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Thesis on web application security

 
Phemmy Anny
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Hi please, i need great assistance on how i can go about my thesis on web application security and what i can contribute to enhance it, I'v done many reviews but still can't come up with proposed solution(s). Thanks a great deal for your response.
 
Ulf Dittmer
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"Thesis" is a very broad concept - is it supposed to contain original research? How much time are you supposed to put into it? Since you mention a "solution", what exactly is the problem?

Lots of good introductory material is at https://www.coderanch.com/how-to/java/SecurityFaq#web-apps
 
Jelle Klap
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Also, the Open Web Application Security Project (OWASP) may be of interest to you. It's not specific to Java.
 
Phemmy Anny
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Thanks very much for the response. Its a masters Thesis and I have about 4 months or thereabout and I need something to contribute to web application security. It can contain original research or abstract information on it. Iv studied somethings on Salt and Hashed Passwords but I need area that i can contribute to that will improve or enhance the security in the area of study to make a good Msc. thesis in order to mitigate man in the browser attacks. Thanks once again.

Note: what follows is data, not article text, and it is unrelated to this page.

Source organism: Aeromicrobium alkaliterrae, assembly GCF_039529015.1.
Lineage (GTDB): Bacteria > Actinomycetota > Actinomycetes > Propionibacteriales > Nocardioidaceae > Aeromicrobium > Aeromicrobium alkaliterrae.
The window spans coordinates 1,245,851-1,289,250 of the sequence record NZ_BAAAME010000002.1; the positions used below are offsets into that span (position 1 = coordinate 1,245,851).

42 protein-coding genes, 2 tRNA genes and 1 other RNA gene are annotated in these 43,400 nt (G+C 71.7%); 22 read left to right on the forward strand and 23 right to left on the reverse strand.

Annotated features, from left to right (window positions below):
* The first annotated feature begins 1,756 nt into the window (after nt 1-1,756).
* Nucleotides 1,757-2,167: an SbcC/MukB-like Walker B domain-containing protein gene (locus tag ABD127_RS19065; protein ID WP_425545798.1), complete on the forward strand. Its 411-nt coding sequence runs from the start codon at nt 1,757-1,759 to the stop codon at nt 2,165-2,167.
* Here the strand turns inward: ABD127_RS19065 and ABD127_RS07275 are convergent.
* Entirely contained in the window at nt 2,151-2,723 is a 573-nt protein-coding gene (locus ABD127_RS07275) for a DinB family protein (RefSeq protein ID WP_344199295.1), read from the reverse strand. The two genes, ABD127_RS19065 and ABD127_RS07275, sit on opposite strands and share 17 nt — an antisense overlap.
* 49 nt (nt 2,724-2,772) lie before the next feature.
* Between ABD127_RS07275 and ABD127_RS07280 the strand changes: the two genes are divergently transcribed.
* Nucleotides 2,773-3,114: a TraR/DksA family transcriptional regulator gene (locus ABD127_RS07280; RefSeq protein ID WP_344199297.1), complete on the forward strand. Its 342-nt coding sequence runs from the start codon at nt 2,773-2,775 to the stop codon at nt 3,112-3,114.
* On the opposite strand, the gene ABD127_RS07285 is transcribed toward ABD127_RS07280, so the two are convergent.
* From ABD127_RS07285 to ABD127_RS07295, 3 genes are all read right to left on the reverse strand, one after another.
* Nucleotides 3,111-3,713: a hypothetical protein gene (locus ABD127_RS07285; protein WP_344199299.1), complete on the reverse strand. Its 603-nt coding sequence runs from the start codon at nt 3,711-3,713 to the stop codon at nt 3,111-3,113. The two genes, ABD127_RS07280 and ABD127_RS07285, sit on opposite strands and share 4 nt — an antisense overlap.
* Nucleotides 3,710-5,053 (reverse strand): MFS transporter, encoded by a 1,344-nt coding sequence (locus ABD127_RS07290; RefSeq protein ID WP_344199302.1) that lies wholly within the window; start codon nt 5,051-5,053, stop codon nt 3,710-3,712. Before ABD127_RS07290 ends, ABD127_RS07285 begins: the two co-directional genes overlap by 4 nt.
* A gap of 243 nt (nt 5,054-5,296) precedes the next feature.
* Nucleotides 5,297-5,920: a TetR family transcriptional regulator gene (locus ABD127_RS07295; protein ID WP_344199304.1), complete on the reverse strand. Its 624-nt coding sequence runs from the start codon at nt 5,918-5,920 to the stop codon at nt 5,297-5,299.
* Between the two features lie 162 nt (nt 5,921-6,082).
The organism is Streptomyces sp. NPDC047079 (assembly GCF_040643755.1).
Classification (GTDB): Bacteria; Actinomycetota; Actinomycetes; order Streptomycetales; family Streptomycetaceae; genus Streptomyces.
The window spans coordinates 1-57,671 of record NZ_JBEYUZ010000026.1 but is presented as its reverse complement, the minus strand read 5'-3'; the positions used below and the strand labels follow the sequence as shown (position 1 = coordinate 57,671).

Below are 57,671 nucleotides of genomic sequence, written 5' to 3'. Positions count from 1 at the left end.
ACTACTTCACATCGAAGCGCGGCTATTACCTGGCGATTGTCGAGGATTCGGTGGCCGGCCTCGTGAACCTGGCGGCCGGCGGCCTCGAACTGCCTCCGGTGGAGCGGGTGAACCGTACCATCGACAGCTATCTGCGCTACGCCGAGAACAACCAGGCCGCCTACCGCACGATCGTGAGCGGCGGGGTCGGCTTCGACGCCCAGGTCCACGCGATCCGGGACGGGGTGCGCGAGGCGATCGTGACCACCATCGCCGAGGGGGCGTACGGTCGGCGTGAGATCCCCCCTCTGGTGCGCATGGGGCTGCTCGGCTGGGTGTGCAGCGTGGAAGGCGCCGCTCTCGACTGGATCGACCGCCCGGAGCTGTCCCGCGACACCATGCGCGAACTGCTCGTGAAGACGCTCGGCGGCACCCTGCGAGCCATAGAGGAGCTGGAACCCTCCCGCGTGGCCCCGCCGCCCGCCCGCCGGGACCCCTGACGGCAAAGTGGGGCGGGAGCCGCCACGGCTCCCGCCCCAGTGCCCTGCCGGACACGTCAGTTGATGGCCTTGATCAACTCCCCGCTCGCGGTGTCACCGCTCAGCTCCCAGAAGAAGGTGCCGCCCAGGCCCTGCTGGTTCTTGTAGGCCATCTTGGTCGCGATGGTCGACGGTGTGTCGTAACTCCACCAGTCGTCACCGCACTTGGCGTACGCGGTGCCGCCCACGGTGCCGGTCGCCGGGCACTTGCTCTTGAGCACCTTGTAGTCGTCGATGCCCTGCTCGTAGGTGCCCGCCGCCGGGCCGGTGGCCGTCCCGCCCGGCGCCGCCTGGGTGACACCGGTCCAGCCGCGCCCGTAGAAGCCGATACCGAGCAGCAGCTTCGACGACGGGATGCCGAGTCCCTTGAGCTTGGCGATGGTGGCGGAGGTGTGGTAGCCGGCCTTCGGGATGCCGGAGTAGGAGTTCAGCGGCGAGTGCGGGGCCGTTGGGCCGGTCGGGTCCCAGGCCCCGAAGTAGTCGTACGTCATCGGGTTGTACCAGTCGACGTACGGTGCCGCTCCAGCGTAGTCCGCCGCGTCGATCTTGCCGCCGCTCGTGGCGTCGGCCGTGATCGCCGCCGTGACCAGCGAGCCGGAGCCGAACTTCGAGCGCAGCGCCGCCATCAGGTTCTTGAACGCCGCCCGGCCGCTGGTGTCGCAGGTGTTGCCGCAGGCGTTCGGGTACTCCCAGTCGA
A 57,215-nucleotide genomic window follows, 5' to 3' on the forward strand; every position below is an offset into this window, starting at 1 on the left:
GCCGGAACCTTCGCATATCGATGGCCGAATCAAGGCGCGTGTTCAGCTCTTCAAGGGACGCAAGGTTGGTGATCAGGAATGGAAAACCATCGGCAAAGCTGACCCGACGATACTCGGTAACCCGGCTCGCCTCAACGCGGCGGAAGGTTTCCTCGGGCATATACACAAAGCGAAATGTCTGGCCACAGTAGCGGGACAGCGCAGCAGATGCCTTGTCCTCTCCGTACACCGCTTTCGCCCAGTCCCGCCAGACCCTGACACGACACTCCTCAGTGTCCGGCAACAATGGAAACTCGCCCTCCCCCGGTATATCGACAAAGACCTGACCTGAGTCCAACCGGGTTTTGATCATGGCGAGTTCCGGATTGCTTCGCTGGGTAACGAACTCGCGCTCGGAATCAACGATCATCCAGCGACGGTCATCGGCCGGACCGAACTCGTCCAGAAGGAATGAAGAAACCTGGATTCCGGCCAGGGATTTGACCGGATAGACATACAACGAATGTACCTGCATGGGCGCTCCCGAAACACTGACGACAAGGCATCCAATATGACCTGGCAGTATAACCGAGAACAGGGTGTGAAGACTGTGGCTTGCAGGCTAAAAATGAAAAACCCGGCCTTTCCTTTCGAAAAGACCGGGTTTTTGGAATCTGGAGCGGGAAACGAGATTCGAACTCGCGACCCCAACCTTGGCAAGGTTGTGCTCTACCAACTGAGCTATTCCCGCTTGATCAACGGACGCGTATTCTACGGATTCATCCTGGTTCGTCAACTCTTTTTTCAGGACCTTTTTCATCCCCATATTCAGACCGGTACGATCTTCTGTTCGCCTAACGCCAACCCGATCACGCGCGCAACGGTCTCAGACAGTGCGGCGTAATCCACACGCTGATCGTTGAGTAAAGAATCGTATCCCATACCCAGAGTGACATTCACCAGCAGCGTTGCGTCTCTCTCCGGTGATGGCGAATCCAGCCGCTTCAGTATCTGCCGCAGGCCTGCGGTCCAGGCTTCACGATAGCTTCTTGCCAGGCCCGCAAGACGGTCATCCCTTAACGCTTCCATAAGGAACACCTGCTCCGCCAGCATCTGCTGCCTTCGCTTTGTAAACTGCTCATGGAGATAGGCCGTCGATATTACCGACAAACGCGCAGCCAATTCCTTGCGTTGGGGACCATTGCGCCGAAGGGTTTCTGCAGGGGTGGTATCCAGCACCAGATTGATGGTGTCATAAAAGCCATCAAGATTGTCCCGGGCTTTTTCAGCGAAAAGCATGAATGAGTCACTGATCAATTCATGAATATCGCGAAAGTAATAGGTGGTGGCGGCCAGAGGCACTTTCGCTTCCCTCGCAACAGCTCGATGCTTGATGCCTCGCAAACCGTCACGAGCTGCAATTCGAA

Pat Farrell
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Phemmy Anny wrote:I need area that i can contribute to ...

The key is that you have to do the work. We can't, else you won't be the one contributing to the world's knowledge.

Security is a huge field, one can easily spend years at it. Since you have only 4 months, I strongly suggest you limit the scope of your investigation. You might want to spend a full week or two learning all you can to find a narrow area that appeals to you.
 
Amit Ghorpade
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Phemmy Anny wrote:in order to mitigate man in the browser attacks.

I suppose that means "Man in the middle attack" or MITM. Salted or hashed passwords cannot mitigate this attack. You need to read more on Transport Layer Security(TLS)
 
Tim Holloway
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I cannot, alas, contribute any hard numbers of scientific value, but I can say this, based on experience dating all the way back to the dawn of J2EE: If you want a secure web application, don't write your own security system.

Security is a "weakest-link" function. Screw up just one thing and someone will take advantage of it. Most DIY application security is done by people whose primary priority is the application itself, not the security, and almost no application designers have a hard background in security.

The number of DIY security systems I have run across in a long and evil career that were truly secure is zero. Every application, including financial and military ones done DIY have had a hole(s) in them, usually one that could be exploited in under 15 minutes by non-technical persons. It's hard enough to secure an app even when using a pre-debugged, professionally-designed security framework.
 
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